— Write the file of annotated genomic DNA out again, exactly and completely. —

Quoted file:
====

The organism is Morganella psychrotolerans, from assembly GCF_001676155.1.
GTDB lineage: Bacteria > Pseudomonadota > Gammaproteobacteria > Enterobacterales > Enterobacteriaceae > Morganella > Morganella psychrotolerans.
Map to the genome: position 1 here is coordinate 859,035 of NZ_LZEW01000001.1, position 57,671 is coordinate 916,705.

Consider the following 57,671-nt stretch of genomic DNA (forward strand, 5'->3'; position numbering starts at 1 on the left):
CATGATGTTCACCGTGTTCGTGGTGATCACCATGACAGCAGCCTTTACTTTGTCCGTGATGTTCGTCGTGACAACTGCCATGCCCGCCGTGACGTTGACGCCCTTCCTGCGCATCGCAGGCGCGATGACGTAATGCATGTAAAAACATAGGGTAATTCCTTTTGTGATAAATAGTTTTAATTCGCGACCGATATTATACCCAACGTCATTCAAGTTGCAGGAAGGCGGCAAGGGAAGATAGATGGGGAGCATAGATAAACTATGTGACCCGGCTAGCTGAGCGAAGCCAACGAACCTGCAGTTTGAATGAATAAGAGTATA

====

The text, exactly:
The organism is Morganella psychrotolerans, from assembly GCF_001676155.1.
GTDB lineage: Bacteria > Pseudomonadota > Gammaproteobacteria > Enterobacterales > Enterobacteriaceae > Morganella > Morganella psychrotolerans.
Map to the genome: position 1 here is coordinate 859,035 of NZ_LZEW01000001.1, position 57,671 is coordinate 916,705.

Consider the following 57,671-nt stretch of genomic DNA (forward strand, 5'->3'; position numbering starts at 1 on the left):
CATGATGTTCACCGTGTTCGTGGTGATCACCATGACAGCAGCCTTTACTTTGTCCGTGATGTTCGTCGTGACAACTGCCATGCCCGCCGTGACGTTGACGCCCTTCCTGCGCATCGCAGGCGCGATGACGTAATGCATGTAAAAACATAGGGTAATTCCTTTTGTGATAAATAGTTTTAATTCGCGACCGATATTATACCCAACGTCATTCAAGTTGCAGGAAGGCGGCAAGGGAAGATAGATGGGGAGCATAGATAAACTATGTGACCCGGCTAGCTGAGCGAAGCCAACGAACCTGCAGTTTGAATGAATAAGAGTATA